“They have truly outperformed and over-delivered,” Farshchi said of Aeva.
Picked by: Autotech Ventures partner Jeff Peters (not an investor)
Total funding raised: $1 billion
What the company does: Nuro is developing self-driving delivery robots focused on a variety of items, including groceries, prescription, and food deliveries.
Why it was chosen: Nuro appears to have a strong team and business model, Peters said.
Picked by: New Enterprise Associates partner Aaron Jacobson (not an investor)
Total funding raised: $28.1 million
What the company does: Oxbotica is developing automated-driving software that could be used in a variety of environments, including mines, airports, and roads.
Why it was chosen: Jacobson said Oxbotica has a strong team, highlighting co-founder and CTO Paul Newman, who Jacobson said is one of the world’s leading experts in autonomous vehicles.
Picked by: Maniv Mobility partner Olaf Sakkers (investor)
Total funding raised: $27.5 million
What the company does: Phantom makes a system that drives vehicles remotely.
Why it was chosen: Sakkers described Phantom as “Zoom for blue-collar labor,” saying its remote-driving system will allow people to perform some vehicle-related tasks from their homes. Teleoperation can also help autonomous-vehicle companies test their technology on public roads without needing a safety driver in each vehicle, Sakkers said.
Picked by: Maniv Mobility partner Olaf Sakkers (not an investor)
Total funding raised: $306 million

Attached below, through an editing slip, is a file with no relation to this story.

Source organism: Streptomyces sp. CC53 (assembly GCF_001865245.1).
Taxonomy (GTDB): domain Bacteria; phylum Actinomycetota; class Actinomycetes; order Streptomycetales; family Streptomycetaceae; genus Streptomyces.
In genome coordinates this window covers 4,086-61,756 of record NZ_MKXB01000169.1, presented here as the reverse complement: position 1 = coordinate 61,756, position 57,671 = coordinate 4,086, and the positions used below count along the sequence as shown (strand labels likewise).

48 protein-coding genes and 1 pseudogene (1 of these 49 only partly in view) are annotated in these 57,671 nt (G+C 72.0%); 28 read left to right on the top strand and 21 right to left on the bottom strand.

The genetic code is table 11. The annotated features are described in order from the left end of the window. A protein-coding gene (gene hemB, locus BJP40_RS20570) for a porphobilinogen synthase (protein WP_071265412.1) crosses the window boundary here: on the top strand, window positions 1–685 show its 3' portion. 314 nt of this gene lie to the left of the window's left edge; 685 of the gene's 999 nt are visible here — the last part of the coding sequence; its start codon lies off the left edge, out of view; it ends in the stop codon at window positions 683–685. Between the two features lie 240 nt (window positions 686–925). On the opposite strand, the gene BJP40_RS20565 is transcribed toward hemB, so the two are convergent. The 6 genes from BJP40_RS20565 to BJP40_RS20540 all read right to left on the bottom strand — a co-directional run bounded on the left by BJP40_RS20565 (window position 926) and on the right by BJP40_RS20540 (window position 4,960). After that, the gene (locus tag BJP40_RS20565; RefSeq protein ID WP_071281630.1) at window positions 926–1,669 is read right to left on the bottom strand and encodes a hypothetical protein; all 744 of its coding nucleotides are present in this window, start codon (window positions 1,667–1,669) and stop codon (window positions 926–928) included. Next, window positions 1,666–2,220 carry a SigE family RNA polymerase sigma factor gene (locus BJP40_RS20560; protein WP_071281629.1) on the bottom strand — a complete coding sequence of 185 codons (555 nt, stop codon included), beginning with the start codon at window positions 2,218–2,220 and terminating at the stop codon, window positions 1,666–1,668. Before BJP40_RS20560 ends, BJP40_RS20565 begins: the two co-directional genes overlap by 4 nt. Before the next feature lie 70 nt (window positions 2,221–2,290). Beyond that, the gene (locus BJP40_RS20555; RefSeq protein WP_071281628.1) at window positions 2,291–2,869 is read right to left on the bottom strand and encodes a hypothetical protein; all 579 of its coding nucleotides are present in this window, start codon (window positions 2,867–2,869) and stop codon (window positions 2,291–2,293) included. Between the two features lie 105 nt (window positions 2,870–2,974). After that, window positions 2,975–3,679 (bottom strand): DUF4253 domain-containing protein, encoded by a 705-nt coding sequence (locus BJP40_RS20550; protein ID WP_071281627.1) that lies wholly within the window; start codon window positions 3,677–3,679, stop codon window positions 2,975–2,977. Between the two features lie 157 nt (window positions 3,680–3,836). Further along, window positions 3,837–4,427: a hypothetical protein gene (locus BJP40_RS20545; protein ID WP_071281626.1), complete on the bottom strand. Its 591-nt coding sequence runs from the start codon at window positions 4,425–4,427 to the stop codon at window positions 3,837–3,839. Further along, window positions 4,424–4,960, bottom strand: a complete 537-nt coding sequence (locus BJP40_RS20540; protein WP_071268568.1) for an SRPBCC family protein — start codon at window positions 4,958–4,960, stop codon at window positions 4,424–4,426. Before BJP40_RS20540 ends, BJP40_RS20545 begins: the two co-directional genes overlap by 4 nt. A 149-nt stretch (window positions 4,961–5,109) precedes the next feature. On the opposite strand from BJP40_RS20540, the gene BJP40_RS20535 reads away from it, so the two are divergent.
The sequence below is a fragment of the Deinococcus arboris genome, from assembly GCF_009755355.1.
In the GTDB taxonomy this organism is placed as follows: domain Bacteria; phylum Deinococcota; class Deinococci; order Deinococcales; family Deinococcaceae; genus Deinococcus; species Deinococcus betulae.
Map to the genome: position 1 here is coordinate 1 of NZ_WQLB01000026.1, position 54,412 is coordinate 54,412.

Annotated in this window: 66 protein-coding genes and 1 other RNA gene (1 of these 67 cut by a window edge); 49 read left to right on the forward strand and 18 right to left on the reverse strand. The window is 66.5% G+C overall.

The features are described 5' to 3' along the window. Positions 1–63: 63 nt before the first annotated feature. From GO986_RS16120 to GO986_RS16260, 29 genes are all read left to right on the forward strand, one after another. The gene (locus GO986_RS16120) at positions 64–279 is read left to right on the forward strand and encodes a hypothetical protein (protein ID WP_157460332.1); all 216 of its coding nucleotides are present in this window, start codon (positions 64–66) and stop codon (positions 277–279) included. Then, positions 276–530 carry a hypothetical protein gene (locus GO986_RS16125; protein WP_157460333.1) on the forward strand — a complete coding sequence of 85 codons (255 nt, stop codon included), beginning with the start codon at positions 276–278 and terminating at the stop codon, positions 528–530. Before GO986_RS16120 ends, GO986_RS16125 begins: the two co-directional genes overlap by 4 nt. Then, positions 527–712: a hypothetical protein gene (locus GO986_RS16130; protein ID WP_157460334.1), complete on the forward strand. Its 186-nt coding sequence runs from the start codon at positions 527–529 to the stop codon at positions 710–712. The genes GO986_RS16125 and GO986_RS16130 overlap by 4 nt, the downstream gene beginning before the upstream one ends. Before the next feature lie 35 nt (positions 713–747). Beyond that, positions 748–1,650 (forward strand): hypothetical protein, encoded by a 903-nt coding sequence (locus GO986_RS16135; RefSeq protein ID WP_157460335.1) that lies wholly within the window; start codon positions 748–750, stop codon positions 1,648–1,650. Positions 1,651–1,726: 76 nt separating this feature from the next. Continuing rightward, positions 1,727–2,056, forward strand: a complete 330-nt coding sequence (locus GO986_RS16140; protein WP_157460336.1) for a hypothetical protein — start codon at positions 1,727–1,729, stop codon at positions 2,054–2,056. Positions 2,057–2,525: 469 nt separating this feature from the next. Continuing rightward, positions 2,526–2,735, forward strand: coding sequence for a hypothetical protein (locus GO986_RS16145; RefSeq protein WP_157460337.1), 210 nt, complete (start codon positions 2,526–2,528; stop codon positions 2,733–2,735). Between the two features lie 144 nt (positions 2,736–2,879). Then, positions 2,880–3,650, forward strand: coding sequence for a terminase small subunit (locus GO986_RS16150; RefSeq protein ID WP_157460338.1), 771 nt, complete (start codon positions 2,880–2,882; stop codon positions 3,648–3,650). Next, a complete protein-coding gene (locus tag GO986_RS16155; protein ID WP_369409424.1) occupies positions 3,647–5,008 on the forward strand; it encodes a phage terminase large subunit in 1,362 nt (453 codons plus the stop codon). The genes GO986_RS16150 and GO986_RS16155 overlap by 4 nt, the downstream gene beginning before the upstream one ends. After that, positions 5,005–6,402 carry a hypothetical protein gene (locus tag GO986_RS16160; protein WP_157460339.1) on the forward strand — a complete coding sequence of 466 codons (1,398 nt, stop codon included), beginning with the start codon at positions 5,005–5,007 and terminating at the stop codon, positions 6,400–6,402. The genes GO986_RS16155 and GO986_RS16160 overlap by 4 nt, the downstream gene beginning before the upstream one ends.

What the company does: Luminar makes lidar sensors and other kinds of automated-driving hardware and software.
Why it was chosen: Luminar’s deal with Volvo to include its lidar sensors in the automaker’s consumer vehicles suggests the startup is making headway on being able to produce the sensors, which were once too expensive for consumer cars, at a greater scale, Sakkers said. Sakkers also said that he’s been impressed by the performance specs on Luminar’s lidars.
Picked by: Fontinalis Partners principal Dan Ratliff (investor)
Total funding raised: $54.5 million
What the company does: Like TuSimple, Ike is developing automated-driving software and hardware for heavy-duty trucks.
Why it was chosen: Ike has made more progress than it has demonstrated publicly, Ratliff said. The company got a boost by licensing software from Nuro. By focusing on highway driving it faces fewer technological challenges than companies making self-driving vehicles for urban and residential roads.
“They’re taking a very thoughtful approach in terms of how they’re bringing all the different constituents across the marketplace together,” Ratliff said.
Picked by: Autotech Ventures partner Jeff Peters (investor)
Total funding raised: $5 million
What the company does: SafeAI is developing autonomous-driving technology for mining and construction vehicles.
Why it was chosen: For mining and construction companies, the financial benefits of SafeAI’s technology are significant, Peters said.
“The ROI is there. It’s not something we’re hypothesizing around,” Peters said.